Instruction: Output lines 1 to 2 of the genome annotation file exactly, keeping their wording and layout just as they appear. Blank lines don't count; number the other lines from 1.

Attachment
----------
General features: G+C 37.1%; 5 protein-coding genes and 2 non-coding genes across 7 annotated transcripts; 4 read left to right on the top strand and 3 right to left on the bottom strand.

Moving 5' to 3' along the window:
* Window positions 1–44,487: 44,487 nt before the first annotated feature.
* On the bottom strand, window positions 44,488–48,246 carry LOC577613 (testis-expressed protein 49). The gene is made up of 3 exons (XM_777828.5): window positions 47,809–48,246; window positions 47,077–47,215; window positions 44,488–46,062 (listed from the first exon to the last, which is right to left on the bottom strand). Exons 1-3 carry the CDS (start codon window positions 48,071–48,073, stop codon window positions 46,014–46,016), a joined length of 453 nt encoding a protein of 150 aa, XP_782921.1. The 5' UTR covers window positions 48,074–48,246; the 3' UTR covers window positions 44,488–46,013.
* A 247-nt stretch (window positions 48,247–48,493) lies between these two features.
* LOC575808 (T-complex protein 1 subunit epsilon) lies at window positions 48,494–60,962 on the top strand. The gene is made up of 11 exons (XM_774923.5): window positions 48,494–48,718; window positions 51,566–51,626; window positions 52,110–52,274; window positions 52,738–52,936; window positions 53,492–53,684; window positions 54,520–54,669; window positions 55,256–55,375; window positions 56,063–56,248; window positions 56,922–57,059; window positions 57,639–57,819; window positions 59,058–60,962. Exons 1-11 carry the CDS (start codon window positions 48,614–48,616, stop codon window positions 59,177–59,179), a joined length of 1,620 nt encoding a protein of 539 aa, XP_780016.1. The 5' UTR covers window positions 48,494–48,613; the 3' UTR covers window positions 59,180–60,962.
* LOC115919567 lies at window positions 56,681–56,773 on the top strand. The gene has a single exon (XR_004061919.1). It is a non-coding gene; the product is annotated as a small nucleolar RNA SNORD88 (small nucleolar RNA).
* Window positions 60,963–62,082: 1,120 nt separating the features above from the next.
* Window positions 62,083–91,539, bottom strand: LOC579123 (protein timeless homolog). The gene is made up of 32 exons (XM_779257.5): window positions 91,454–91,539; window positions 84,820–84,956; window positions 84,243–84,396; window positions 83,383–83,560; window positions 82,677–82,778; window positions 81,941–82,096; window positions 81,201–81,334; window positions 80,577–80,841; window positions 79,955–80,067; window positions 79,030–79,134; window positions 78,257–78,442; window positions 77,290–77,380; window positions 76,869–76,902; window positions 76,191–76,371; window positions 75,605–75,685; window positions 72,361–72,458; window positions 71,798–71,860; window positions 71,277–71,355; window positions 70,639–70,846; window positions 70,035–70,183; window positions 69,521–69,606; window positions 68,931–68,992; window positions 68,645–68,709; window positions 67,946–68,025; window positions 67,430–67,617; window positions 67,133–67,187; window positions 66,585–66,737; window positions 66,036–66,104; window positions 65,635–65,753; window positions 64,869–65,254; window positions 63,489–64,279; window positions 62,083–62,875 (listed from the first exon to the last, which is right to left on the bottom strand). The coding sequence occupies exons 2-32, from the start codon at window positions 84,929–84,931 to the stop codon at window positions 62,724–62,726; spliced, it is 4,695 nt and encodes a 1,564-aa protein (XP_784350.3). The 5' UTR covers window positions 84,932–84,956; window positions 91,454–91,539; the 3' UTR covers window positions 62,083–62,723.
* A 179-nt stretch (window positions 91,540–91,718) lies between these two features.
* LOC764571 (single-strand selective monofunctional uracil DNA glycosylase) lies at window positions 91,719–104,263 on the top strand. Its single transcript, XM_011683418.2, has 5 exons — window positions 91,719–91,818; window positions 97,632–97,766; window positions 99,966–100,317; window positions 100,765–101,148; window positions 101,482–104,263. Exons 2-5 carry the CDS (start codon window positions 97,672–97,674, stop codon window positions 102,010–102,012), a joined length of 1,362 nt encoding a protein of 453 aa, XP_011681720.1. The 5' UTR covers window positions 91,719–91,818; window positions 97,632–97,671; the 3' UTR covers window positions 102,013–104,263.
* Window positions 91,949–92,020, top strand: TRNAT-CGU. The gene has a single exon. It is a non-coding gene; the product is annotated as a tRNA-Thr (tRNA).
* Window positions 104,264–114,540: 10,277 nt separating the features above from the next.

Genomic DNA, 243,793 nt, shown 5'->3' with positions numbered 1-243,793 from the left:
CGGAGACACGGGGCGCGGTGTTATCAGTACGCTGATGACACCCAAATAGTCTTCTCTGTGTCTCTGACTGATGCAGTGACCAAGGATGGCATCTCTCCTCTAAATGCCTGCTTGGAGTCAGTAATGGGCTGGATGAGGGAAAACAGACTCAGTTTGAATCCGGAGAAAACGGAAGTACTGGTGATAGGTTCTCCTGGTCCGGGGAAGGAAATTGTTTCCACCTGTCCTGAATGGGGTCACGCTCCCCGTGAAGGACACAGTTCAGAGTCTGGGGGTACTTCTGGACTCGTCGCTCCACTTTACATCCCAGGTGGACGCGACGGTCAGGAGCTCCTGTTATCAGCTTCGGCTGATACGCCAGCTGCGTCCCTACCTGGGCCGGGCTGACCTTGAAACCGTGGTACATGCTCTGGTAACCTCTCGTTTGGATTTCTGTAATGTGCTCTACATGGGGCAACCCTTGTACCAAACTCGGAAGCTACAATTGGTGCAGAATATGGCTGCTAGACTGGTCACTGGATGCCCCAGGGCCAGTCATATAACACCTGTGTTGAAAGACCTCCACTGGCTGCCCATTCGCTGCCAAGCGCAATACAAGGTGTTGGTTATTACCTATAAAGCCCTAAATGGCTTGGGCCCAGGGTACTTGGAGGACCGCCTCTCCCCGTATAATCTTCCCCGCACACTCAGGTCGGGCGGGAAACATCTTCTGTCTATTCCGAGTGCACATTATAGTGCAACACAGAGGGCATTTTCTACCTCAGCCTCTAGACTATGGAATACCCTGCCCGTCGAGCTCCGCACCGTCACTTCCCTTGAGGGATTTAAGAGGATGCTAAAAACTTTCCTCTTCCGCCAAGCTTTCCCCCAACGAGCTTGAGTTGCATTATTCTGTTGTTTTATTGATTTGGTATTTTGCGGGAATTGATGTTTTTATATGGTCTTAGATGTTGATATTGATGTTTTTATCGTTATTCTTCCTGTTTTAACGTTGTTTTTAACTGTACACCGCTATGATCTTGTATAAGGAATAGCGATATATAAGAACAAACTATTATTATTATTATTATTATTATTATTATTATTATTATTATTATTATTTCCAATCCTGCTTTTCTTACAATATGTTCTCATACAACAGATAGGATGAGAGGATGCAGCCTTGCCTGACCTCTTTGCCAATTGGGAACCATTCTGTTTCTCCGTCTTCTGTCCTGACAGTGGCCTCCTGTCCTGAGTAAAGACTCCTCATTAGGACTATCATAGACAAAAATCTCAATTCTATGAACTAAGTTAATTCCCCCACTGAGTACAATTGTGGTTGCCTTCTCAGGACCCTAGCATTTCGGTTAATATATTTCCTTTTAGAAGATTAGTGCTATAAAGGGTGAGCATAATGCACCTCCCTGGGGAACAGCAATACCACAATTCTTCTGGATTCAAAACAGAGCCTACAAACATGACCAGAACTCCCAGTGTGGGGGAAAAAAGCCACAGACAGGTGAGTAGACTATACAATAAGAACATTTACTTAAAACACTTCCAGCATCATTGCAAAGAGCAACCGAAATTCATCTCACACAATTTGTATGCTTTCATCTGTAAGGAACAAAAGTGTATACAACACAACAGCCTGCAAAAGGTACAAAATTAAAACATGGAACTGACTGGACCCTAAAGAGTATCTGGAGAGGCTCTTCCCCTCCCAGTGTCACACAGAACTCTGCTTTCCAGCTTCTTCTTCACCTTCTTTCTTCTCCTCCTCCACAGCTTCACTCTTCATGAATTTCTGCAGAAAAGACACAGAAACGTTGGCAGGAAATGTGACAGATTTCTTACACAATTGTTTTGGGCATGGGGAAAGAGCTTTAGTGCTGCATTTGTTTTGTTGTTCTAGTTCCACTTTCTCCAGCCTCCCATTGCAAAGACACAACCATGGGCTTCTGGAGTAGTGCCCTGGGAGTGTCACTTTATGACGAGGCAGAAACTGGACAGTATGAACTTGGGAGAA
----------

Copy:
General features: G+C 37.1%; 5 protein-coding genes and 2 non-coding genes across 7 annotated transcripts; 4 read left to right on the top strand and 3 right to left on the bottom strand.

Moving 5' to 3' along the window: